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Touchdown Jesus

On this day after Christmas, it’s always good to peer into the “they meant well, but it sure turned out badly” file. Today’s entry is “Touchdown Jesus” outside Solid Rock Church in Monroe, Ohio – just South of Cincinnati.
I’ve heard it’s the largest sculpture of Jesus in North America. The statue sits in front of the baptismal pool within viewing distance of highway 75. On the negative side (other than it just looking weird of course) is that it’s actually made of Styrofoam and fibeglass, originally constructed on the beaches of Jacksonville, Florida and then hauled in sections to Monroe. The cost? A baffling $250,000. I won’t even go into the bad art discussion, or the “what else they could have done with the money” discussion, or the “Christians look bad enough without this stuff” argument. I’m afraid I’ll go to my grave not understanding what some pastors think is effective ministry…

Any thoughts?

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6 Comments

  1. I’ll bet this pastor’s messages are filled with football metaphor’s, his head deacon is the high school football coach and his board is filled with all the fathers of the team. Can’t you see their wives rolling their eyes as they try to sell all that junk at the church rummage sale for the missionary fund right under the touchdown Jesus Idol? Oh well!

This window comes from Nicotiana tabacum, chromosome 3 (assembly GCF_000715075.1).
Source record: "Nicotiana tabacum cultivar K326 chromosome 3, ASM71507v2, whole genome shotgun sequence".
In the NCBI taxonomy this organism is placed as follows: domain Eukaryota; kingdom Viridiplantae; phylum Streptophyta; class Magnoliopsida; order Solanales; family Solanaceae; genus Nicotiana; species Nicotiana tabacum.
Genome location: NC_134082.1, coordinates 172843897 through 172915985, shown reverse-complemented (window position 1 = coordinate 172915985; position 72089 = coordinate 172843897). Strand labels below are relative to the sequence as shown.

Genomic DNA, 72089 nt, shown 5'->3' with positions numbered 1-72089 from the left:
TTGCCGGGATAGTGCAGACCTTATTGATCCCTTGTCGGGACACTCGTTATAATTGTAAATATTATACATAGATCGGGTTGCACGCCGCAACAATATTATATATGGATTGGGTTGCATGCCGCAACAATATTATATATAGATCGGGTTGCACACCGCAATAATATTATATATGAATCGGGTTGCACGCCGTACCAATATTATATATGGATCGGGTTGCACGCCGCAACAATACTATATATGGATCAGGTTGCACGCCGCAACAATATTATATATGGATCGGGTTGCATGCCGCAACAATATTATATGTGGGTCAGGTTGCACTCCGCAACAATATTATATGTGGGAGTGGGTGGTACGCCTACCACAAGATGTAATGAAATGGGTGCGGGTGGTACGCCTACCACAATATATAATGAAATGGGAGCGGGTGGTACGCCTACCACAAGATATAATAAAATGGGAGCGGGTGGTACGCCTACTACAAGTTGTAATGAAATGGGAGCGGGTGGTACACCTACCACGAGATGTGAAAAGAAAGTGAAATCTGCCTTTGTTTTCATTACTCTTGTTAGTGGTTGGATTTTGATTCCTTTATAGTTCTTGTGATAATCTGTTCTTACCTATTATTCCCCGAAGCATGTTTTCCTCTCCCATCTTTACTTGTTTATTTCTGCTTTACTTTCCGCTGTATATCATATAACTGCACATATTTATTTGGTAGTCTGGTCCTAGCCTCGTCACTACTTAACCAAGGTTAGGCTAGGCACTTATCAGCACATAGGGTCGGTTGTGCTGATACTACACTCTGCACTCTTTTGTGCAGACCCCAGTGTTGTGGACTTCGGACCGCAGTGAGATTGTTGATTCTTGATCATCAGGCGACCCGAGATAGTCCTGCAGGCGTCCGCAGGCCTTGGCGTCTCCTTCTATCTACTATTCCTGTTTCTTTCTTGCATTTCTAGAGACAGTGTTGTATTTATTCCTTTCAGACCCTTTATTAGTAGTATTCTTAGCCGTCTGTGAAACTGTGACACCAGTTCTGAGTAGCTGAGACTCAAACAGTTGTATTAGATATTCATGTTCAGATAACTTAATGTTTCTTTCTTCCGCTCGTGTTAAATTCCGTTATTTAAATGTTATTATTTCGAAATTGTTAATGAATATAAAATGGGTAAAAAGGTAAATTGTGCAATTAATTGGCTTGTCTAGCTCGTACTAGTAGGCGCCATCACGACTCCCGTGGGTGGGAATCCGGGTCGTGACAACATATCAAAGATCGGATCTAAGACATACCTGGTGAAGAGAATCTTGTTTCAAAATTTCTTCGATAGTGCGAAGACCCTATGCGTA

2. The pastor raises and sells quarter horses, is featured in his own collection of gospel/country/blue grass records.

    Its a different church experience to be sure …

  3. I think “perceived tackiness” is the key here, and Stevan’s brought up a good point. In the past, the Christian world built great cathedrals, sponsored magnificant passion plays, wrote the greatest music, painted the greatest art, and literally transformed Western civilization. The greatest minds for hundreds of years were CHRISTIAN thinkers. But now, we build churches out of metal buildings, produce poorly made movies, write bad “Christian fiction” (it’s become it’s own category) and create statues out of fiberglass. To answer PaulJoshua’s point, this statue wasn’t featured on MTV, CNN, and Fox News because it was an example of the kind of great art our culture should aspire to. Let’s face it – they were making fun of it. Now we can always take solace in saying “the world is against us.” But I think first, we need to look at the quality of what we’re doing out there. If we want to change the world, we have to gain their respect first.

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